Gene transfer of extracellular SOD to the penis reduces O2-· and improves erectile function in aged rats

Trinity J. Bivalacqua, Jeffrey S. Armstrong, John Biggerstaff, Asim B. Abdel-Mageed, Philip J. Kadowitz, Wayne J.G. Hellstrom, Hunter C. Champion

Research output: Contribution to journalArticlepeer-review


Increased superoxide anion (O2-·) may contribute to vascular dysfunction in aging. In aged cavernosal tissue, lucigenin-enhanced chemiluminescence demonstrated a threefold increase in superoxide formation, and the oxidative fluorescent probe hydroethidine indicated higher superoxide levels throughout the aged penis. This increase in superoxide was associated with impaired cavernosal nerve-mediated and agonist-induced erectile responses, increased nitrotyrosine staining, and lower cGMP levels, but no compensatory change in cavernosal extracellular (EC)-superoxide dismutase (EC-SOD) mRNA or protein. In vivo adenoviral (Ad) gene transfer of EC-SOD to the penis resulted in higher expression of EC-SOD mRNA, protein, SOD activity, cGMP levels, and lower nitrotyrosine staining. Transfection with AdCMVEC-SOD resulted in a significant increase in erectile response to cavernosal nerve stimulation, ACh, and zaprinast to a magnitude similar to young rats. These data provide evidence in support of the hypothesis that erectile dysfunction associated with aging is related in part to an increase in cavernosal O2-· formation. Gene-transfer of EC-SOD reduces superoxide formation and restores age-associated erectile function and may represent a novel therapeutic target for the treatment of erectile dysfunction.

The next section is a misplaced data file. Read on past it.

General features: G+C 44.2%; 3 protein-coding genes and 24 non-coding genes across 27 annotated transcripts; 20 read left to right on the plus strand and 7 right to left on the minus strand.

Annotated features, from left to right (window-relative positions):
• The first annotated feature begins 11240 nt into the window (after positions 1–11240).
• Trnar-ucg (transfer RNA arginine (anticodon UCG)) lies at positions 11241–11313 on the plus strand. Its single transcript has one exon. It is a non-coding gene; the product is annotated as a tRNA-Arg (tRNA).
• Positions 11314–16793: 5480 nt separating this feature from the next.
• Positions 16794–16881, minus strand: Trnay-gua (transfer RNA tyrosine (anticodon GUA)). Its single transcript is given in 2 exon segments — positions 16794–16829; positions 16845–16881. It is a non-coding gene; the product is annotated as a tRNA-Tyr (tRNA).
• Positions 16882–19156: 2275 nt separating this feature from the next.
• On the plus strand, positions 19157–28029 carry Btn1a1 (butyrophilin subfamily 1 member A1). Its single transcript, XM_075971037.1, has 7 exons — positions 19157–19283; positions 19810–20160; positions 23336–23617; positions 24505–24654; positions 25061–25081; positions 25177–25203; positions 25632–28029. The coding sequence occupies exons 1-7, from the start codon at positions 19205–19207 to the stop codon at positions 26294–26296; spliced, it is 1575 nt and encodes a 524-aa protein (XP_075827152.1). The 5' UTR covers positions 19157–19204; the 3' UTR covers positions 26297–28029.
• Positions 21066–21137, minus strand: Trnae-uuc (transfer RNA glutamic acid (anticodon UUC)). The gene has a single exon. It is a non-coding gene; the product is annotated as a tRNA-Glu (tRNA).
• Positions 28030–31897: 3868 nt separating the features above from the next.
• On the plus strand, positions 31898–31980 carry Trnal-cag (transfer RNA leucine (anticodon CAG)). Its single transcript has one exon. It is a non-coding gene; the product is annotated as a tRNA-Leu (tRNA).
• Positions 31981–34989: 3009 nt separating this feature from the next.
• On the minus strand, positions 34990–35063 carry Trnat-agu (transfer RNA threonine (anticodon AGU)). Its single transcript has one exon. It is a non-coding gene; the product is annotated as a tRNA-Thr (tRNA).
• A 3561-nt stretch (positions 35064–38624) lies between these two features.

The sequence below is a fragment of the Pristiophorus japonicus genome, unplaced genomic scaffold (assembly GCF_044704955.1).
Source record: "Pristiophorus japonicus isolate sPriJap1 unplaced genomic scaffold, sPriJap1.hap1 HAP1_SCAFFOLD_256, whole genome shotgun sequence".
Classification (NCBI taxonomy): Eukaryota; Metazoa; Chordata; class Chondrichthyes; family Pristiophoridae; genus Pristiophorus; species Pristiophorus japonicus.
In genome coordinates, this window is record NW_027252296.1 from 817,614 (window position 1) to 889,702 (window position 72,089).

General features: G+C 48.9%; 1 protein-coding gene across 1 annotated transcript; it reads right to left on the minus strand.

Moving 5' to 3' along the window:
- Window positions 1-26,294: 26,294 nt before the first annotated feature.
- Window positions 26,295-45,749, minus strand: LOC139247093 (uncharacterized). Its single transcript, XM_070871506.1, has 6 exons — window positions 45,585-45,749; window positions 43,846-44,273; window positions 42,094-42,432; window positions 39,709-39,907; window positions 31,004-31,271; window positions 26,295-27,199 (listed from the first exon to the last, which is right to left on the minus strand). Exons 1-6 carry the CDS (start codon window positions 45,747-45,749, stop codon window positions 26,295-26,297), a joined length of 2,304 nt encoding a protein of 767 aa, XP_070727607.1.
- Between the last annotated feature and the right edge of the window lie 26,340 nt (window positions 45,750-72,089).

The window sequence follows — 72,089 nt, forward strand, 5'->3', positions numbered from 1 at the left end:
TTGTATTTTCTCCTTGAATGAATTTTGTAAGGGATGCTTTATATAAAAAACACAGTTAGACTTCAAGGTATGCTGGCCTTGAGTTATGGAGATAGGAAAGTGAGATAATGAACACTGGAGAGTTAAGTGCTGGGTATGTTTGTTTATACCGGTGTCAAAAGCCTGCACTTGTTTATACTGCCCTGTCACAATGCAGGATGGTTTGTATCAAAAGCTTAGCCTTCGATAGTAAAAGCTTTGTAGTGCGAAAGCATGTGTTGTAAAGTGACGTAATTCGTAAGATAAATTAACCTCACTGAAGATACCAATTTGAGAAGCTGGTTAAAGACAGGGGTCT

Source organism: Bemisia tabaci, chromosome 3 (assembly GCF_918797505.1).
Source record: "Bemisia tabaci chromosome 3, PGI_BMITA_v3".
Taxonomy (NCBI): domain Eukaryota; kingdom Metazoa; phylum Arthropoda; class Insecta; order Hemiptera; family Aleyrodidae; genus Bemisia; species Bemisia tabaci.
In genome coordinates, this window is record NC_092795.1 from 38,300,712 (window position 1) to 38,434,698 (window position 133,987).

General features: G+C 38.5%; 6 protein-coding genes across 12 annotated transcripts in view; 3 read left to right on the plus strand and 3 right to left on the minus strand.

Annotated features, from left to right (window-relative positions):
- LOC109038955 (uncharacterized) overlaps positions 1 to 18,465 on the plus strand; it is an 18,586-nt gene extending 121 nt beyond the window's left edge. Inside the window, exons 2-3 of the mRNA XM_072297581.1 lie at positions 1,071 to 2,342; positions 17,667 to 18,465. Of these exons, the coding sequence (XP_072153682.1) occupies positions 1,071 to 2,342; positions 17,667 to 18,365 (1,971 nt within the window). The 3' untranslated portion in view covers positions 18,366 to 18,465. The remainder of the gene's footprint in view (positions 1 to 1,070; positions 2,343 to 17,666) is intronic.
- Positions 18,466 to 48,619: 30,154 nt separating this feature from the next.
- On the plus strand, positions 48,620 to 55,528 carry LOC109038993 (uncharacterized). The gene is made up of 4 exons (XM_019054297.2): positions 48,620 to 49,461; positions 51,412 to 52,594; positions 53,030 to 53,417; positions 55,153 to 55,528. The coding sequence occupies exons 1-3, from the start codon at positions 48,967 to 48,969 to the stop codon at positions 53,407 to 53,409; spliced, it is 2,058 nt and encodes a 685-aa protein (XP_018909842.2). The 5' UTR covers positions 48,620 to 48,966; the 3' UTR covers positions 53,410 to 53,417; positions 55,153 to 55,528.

Original languageEnglish (US)
Pages (from-to)H1408-H1421
JournalAmerican Journal of Physiology - Heart and Circulatory Physiology
Issue number4 53-4
StatePublished - Apr 1 2003
Externally publishedYes


  • Aging
  • Erectile dysfunction
  • Gene therapy
  • Nitric oxide

ASJC Scopus subject areas

  • Physiology
  • Cardiology and Cardiovascular Medicine
  • Physiology (medical)


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